$$ C=\left[\begin{array}{cc} R_{c} & \mathbf{t_{c}}\\ 0 & 1 \end{array}\right]. $$
(22)
To get the complete transformation from {P} to {C}, we simply write
$$ R, \mathbf{t} = T = C P^{1}. $$
(23)
With T, we have determined the necessary transformation to map a world point from the pinhole coordinate system to the camera coordinate system.
In order to validate the correct transformation and mapping of gamma activity onto the optical camera image, the calibration target is equipped with bore holes for inserting vials with tracer material. As the target block is based on a Cerrobend alloy, horizontal exit pupils allow the gamma radiation from the tracer to escape towards the detector in a pointlike fashion (cf. Fig. 3). The generated point source activity images or patches can then be compared with the known locations of the exit pupils in the optical image to visually assess the augmentation and therefore the quality of the calibration. In the “Error quantificationErrorquantification” section, we propose a quantitative approach that is shown in the “Results” section.
Error minimization schemes
Recall the goal to overlay optical camera images with gamma activity from the detector. These two modalities must therefore be joined. If for both the camera and the pinhole their spatial relation is known, and they identify the same projected world point (target), we know how to transfer information from one to the other (Fig. 2). This corresponds to a homography formulation between the two sensors. On the other hand, the placement of the sensors can be chosen freely, given again that their relative spatial relation is determined, if and only if we knew exactly the distance(s) from either sensor to the target. This corresponds to solving Eqs. (12), (13), and by consequence Eq. (11) and is a more restrictive formulation of the above general homography. Neither of the two methods can be fully applied in our case by nature of the different modalities of the sensors. We therefore introduce axis alignment as a restriction.
Axis alignment
In the “Foundation” section, we propose three possible options to control the augmentation error ε, and we conclude that axis alignment is the most viable one: moving the camera/pinhole pair away too far from the target decreases the probability of gamma photons, governed by the inverse square law, to reach the collimator and to trigger a signal on the detector. Furthermore, the focal length of the camera does only allow for a certain distance range to produce reasonably sharp images. As there is neither a unique target identification possible (for a potential homography), given the different modalities of the sensors, nor an exact distance measurement available, axis alignment helps to reduce the augmentation error. This is even more important if the activity does not coincide with the optical axes. A good depth estimate compensates for small misalignments ofthe axes (Fig. 5).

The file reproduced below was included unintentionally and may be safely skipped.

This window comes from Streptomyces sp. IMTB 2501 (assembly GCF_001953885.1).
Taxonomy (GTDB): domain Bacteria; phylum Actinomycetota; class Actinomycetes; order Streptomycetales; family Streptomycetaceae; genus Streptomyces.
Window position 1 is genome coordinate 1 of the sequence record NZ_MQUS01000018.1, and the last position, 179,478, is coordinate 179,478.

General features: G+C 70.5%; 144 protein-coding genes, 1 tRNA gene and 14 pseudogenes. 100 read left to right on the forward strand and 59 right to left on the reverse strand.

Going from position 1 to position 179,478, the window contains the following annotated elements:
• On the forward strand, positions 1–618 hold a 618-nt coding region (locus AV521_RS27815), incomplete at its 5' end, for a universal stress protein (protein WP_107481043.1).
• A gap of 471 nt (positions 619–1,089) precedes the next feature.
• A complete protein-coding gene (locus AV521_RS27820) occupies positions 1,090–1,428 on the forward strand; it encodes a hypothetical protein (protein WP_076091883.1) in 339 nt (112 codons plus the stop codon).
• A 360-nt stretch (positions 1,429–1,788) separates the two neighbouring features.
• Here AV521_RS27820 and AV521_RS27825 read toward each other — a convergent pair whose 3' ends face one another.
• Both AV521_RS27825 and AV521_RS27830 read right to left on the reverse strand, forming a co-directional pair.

New scaling matrices
Our approach needs to be flexible enough to handle variations in the placement of the device, thus also the camera/pinhole pairs, in relation to the radioactive source.
In case the distance to the target is identical to the calibration setup, no new depth estimation is required. However, in a realworld scenario, this will most likely be different; here, it depends also on the depth of the lymph nodes to be detected. From the calibration step (“Calibration” section), we get a relative transform T from {P} to {C} which is valid as long as the camera and the pinhole are not moved or rotated with respect to each other. This can be avoided by mechanical constraints. As for the augmentation to remain valid in a new setup, we must move the pinhole and the camera such that T stays the same. We adjust the scaling matrices of Eq. (9) with the depth estimate x_{3}, and \(x^{\prime }_{3}\)determined from Eq. (11).
We consider an operative distance range of 90–130 mm reasonable. Closer distances increase the photon pressure on the collimator while farther away targets no longer provide enough gamma radiation and incur the performance of the optical camera due to the fixed focal length. These distances also allow the surgeon to operate their biopsy tools without disturbing the confined workspace of the surgical scene further. In the “Results” section, we also show results for distances of 150 mm which are used to test the performance of the method at the system boundaries.
Error quantification
To be able to give a quantitative measure, we first modeled the effect of axis misalignment in the presence of a depth estimate (cf. Fig. 6). Depending on the pose and location of the camera with respect to the pinhole, and the accuracy of the estimate, the differences between the known projection of the world point and its estimated projection and reprojection are evaluated each using the L_{2} norm to give rise to the metrics (errors) ε_{(px)} and ε_{(mm)} (Fig. 7). The error ε_{(px)} is calculated as the disparity between the known projection of a world point (i.e., the center of the exit pupil) onto the camera sensor and the transformation of that world point (i.e., the center of the activity blob) from the pinhole sensor onto the camera sensor according to Eq. (19) in pixel space. Furthermore, as it is relevant to the surgeon to know how far off from the actual lymph node they will initially place and drive the biopsy tools, the estimated augmentation is reprojected and compared with the world point in world units (mm) and its error expressed as ε_{(mm)}. Note that in Fig. 6 we omit the drawing of the pinhole and show the already transformed activities. To calculate this reprojection, we proceed as follows and use the notation from thesections above.

Let X^{′} be the known world point (true source location).

Let \(\tilde {\mathbf {y}^{\prime }}\) be the projection of the world point onto the image plane.

Let \(\hat {\mathbf {y}^{\prime }}\) be the augmentation, based on a depth estimate.

Let \(\hat {\hat {\mathbf {X}}}^{\prime }\) be the reprojection of \(\hat {\mathbf {y}^{\prime }}\) to yield the virtual source location.

Let {C^{′}} be the coordinate system of the camera.